Recent advances in the study of bats have changed the way we understand this elusive group of mammals. This volume consists of 25 chapters by 57 authors from around the globe covering the most recent findings on the evolution, ecology, and conservation of bats. The chapters in this book are not intended to be exhaustive literature reviews but instead extended manuscripts that bring new and fresh perspectives. Many chapters provide new insights and understanding in bat evolution, ecology, and conservation. All chapters were peer reviewed and revised by the authors. Many of the chapters are multiauthored to provide comprehensive and authoritative coverage of the topics.
The book is organized into three sections: Evolutionary Patterns (Chaps. 1 – 7), Ecology and Behavior (Chaps. 8 – 16), and Conservation and Education (Chaps. 17 – 25). Each section is not only diverse topically but also integrative with other chapters in that section. Some chapters provide new and unpublished data for consideration, whereas others provide historical, present, and future perspectives. This volume provides novel approaches to old questions as well as new ways of understanding the complex world of bats. New perspectives are provided on many aspects of bat biology, evolution, morphology, development, natural history, cognition and behavior, emotions, formation fl ight, migration, dispersal to islands, emerging viruses, white-nose syndrome, speciation, bats and the human dimension, educational and conservation challenges, global monitoring, economic value, and the state of global bat populations.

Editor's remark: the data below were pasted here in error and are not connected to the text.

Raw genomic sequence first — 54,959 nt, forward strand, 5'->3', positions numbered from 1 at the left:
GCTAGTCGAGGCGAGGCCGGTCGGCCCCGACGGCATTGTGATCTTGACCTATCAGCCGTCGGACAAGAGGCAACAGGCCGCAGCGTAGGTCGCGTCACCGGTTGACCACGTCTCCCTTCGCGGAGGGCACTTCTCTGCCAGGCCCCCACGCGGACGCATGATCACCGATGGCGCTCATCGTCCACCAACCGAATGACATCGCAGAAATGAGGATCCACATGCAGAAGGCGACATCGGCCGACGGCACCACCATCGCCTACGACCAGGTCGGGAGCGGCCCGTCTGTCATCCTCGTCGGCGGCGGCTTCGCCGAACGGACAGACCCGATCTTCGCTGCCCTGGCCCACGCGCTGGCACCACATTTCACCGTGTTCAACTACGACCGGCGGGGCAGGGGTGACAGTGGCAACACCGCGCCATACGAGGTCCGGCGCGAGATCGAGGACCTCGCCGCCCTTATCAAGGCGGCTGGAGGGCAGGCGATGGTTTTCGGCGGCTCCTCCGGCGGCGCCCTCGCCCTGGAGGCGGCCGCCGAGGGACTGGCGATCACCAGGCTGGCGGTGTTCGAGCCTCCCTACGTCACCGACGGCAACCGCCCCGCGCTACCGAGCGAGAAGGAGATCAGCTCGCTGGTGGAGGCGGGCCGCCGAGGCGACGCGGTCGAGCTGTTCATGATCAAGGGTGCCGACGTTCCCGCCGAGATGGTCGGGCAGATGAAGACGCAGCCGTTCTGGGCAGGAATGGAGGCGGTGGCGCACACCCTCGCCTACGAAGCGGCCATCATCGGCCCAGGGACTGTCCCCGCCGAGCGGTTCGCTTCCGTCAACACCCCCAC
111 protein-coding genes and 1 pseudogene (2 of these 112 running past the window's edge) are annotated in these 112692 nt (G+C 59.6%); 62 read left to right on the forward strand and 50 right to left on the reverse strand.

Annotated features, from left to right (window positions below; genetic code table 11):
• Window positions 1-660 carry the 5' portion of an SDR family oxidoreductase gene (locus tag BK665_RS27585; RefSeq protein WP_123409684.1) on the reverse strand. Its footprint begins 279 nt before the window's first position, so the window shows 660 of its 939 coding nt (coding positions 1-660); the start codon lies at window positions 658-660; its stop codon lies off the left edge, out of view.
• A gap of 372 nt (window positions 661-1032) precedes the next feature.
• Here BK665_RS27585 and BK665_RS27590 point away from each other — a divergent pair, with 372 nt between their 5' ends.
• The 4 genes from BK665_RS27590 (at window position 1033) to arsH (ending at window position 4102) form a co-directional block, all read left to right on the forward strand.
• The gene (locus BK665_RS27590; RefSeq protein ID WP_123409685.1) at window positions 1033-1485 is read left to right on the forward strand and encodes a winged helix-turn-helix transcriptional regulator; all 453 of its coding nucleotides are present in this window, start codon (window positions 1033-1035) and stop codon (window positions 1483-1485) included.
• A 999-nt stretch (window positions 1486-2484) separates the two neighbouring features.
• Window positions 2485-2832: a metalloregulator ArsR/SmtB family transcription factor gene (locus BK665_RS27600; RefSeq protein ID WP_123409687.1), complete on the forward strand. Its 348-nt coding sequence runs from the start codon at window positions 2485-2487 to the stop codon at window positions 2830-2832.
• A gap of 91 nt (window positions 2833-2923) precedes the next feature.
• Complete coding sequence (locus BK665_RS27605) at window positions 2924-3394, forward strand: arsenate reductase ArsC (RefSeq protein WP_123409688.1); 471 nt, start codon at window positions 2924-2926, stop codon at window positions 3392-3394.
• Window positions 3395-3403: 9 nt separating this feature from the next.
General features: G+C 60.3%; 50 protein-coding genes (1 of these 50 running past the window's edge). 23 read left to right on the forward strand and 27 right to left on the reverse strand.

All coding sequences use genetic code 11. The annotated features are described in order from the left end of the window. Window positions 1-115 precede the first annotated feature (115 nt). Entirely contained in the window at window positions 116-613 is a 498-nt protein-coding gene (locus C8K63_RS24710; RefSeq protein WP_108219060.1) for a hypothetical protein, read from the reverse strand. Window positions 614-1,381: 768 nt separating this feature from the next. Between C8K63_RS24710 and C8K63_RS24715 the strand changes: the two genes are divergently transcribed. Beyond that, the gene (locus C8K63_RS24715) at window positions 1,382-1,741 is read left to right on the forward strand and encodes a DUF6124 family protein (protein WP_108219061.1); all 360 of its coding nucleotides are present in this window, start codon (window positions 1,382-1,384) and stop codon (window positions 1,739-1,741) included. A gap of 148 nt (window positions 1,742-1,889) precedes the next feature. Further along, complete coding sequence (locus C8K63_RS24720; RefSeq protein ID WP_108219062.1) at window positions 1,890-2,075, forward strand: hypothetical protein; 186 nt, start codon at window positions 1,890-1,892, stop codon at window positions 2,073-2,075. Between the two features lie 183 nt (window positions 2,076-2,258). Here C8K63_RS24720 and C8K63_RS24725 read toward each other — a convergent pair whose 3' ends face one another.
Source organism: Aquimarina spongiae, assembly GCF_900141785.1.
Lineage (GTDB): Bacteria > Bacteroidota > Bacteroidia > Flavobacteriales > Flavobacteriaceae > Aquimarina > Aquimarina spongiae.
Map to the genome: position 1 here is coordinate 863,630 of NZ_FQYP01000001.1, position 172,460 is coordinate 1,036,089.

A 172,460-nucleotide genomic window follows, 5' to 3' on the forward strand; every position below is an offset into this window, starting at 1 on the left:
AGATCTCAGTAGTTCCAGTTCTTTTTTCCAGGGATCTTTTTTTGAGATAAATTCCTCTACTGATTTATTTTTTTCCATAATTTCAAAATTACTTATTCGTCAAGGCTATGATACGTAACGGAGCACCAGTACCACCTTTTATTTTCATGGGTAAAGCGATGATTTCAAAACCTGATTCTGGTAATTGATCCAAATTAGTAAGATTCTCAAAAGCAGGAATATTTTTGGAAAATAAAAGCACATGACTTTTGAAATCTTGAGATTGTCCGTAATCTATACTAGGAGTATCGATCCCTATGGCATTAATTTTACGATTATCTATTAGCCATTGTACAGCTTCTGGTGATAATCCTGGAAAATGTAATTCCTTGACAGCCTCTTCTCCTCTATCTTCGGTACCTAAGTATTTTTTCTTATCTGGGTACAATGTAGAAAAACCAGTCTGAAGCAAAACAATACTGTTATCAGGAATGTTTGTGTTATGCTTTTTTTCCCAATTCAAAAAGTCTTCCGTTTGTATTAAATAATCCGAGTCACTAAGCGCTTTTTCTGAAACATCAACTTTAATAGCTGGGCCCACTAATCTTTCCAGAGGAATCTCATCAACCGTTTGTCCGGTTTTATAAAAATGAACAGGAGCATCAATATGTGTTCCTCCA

This book will be of interest to students, professional biologists, wildlife managers, conservationists, educators, environmental consultants, and anyone else interested in the broad and rich array of topics brought up to date in this volume.
- Adams, R. A., & Pedersen, S. C. (Eds.). 2013. Bat evolution, ecology, andconservation. New York. Springer. 549 pp.